AirDrop denial of service attack rendering an iOS device unusable until restarted.
One Sunday a couple of months ago, I was sitting on a train when all of a sudden my iPhone, and many other iPhones around me, all started pinging at the same time with the AirDrop request notification. After denying the request, it instantly popped up again, and again, and again... rendering the affected devices unusable. Even after restarting the device, the attack would start again.
After experiencing this first hand, I had a go at recreating the same attack. It was trivial - using OpenDrop, a macOS or Linux user can send and receive files via the command line using the AirDrop protocol that all iOS devices support.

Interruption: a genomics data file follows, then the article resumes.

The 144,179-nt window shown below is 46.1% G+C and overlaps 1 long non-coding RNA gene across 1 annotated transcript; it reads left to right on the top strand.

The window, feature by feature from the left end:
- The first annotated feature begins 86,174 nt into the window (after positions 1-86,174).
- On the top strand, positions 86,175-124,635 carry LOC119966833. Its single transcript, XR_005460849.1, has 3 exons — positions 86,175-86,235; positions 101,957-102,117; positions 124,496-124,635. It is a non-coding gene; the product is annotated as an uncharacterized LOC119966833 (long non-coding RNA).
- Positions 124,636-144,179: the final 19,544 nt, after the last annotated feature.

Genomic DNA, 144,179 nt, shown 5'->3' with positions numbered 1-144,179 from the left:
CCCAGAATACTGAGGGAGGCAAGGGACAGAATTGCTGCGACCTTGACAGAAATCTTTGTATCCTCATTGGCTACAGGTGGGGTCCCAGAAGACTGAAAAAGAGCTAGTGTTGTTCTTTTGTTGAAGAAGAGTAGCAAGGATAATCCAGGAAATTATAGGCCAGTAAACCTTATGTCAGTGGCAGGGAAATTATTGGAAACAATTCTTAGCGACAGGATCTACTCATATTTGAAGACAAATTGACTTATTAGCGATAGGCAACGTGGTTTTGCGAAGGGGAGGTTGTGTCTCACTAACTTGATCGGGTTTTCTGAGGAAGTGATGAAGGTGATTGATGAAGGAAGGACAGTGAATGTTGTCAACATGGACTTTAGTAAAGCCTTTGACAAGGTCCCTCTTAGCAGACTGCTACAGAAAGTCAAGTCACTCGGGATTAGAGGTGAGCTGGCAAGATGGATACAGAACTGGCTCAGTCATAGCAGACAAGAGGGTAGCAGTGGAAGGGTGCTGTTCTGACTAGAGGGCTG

Once OpenDrop is setup, the attack is as simple as running:
$ opendrop find
to find the ID of the iOS device to attack, and then:
$ while true; do opendrop send -r <DEVICE_ID> -f <FILENAME>; done
to force an infinite AirDrop request message on the device.
Using multi-threading it’s simple to run the same attack against all devices that were found in the first step.
I emailed Apple product security and after some back-and-forth a patch was introduced in the iOS 13.3 beta, whereby a device will automatically start declining requests from the same device after 3 have been manually declined.